Sun Oct 2, 1977 – Bohs 4 Home Farm 0
Thirty years ago today, Bohs were 100% certain to end our four-match goal drought by beating Home Farm at Dalymount. This was not because of the quality of either team, but because Leeds had beaten Chelsea the day before, and Bohs had the same result as Leeds for the past five weekends in a row. As usual for the routine games, there was a very small crowd in Dalymount. That could have been because of a major publicity coup by Saint Pats: they were playing Shamrock Rovers that afternoon, and former England World Cup hero Gordon Banks was playing in goal for them. Or it could have been because Bohs crowds were crap for most minor games, which was not something I chose to dwell on.
Naturally, all of the talk on the terraces was of Fran O’Brien’s transfer to Newcastle falling through. Then someone spotted Gerry Ryan in the stand. He had come over to watch the game after turning out for Derby on the Saturday. Was Fran O’Brien with him? Nobody could tell. But we knew who was taking their places on the team: Austin Brady replaced Fran O’Brien at left-back, and Tony Dixon replaced Gerry Ryan on the left wing. Apart from that, the team was at full strength: Mick Smyth in goal; Eamon Gregg, Padraig O’Connor, Joe Burke and Austin Brady in defence; Pat Byrne, Tommy Kelly, John McCormack and Tony Dixon in midfield; Turly O’Connor and Eddie Byrne up front.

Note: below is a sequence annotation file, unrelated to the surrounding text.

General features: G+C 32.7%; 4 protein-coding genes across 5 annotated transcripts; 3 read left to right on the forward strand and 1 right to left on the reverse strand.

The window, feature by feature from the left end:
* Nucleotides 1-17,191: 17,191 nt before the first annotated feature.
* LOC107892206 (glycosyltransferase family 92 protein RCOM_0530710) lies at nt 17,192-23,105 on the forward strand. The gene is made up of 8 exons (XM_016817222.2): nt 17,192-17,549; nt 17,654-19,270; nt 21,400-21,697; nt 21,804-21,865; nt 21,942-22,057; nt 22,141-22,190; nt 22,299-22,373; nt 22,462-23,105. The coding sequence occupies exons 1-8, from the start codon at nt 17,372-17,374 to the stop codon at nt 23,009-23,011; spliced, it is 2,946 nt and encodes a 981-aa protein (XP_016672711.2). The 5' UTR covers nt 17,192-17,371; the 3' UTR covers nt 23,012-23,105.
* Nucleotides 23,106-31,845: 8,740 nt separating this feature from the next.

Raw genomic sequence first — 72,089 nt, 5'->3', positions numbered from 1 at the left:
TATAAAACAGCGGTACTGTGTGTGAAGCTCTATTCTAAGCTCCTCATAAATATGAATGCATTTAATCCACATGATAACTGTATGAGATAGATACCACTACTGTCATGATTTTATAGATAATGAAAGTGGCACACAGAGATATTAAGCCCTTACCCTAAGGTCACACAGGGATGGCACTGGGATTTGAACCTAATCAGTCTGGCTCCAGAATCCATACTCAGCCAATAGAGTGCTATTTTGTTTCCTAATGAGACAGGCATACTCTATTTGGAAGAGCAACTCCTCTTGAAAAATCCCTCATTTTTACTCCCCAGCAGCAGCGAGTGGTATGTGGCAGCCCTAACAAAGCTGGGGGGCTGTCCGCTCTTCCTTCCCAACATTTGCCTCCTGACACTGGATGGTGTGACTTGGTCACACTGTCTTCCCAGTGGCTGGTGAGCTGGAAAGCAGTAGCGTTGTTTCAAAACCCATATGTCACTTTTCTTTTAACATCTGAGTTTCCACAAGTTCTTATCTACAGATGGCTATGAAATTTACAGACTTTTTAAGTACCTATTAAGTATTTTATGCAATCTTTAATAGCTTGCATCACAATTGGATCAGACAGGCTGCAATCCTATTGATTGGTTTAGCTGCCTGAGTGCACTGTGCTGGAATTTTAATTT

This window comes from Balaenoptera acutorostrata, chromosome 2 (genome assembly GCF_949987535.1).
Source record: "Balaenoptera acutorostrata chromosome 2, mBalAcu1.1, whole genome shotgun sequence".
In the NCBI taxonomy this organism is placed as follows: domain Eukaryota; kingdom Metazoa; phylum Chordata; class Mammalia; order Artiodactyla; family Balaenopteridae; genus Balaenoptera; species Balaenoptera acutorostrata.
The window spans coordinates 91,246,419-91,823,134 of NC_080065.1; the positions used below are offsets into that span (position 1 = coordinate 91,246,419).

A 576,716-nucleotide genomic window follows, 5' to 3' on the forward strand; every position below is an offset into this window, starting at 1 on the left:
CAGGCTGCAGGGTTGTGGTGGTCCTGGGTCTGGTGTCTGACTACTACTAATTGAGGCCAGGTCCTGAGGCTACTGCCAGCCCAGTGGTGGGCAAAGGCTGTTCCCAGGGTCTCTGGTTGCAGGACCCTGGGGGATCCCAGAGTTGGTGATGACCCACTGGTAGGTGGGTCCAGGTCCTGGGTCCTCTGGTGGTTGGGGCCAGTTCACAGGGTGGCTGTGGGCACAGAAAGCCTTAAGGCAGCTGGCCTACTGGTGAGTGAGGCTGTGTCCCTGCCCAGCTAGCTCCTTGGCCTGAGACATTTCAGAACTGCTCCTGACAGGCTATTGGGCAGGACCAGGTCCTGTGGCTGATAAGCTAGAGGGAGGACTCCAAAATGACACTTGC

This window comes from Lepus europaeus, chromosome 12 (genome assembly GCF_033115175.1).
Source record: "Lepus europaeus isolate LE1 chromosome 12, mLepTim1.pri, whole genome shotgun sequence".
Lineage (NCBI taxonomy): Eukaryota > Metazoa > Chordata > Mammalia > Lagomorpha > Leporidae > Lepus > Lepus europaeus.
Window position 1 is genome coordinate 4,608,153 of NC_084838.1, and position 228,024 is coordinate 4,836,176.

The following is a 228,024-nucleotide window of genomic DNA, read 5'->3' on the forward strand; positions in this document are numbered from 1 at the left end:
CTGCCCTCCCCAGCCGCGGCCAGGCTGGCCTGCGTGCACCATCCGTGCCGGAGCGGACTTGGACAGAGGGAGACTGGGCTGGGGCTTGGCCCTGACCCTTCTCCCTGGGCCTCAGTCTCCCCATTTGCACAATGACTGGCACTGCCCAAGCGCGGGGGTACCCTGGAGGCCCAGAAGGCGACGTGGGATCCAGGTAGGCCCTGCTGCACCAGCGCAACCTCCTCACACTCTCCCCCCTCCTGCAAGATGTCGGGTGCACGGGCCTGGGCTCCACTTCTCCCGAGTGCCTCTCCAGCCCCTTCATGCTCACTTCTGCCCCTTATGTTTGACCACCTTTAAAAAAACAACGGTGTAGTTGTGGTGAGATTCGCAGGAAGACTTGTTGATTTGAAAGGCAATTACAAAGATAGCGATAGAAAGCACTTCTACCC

Almost from the kick off, Home Farm keeper Sean Algar parried a Pat Byrne shot only as far as John McCormack, who chipped the ball across the face of the goal for Turly O’Connor to head home. A little later Turly executed a classy one-two with Eddie Byrne before slotting home a trademark second. And before half-time Pat Byrne celebrated scoring a glancing header from a Turly free-kick, though it looked as if the ball might have come off the head of Home Farm defender Brian Synnott. With the game all but over as a contest, the only remaining question was whether Turly would complete his hat-trick. And he did, when McCormack put Pat Byrne through against the Home Farm keeper, and Byrne passed across to Turly to tap it into an empty net.
As we checked the other results, I almost had an orgasm. This was one of those days when everything that could go right did. I had woken up that morning with four teams ahead of Bohs in the league: Sligo Rovers, who lost to Dundalk; Finn Harps, who lost to Drogheda; Cork Albert, who drew with Cork Celtic; and Shamrock Rovers, who lost to Saint Pats. It was now just a few short hours later, and Bohs had leap-frogged all four teams to go top of the league. That’s probably worth repeating, in italics, with an exclamation mark, and on a line of its own:
Bohs were top of the league!
We were level with Drogheda and Cork Albert on nine points each, but with a far better goal difference, and a point ahead of Sligo, Shamrock Rovers and Finn Harps. Turly’s hat-trick had propelled him into second place in the top scorers chart with five goals, two behind Cathal Muckian of Drogheda and level with Shamrock Rovers’ Ray Treacy and Waterford’s Vinnie Wallace. Over at Inchicore, the one-eyed Gordon Banks had made a spectacular save from a volley by Eamon Dunphy, helping Saint Pats to end Shamrock Rovers unbeaten record, and leaving Bohs the only unbeaten side in the league. And yesterday inside my telly, Leeds had beaten Chelsea with goals by Peter Lorimer and Ray Hankin, and had moved up to sixth place in the First Division, just three points behind leaders Manchester City.
Perfect Weekends didn’t get much more perfect than this!
Unless, of course, you were Fran O’Brien.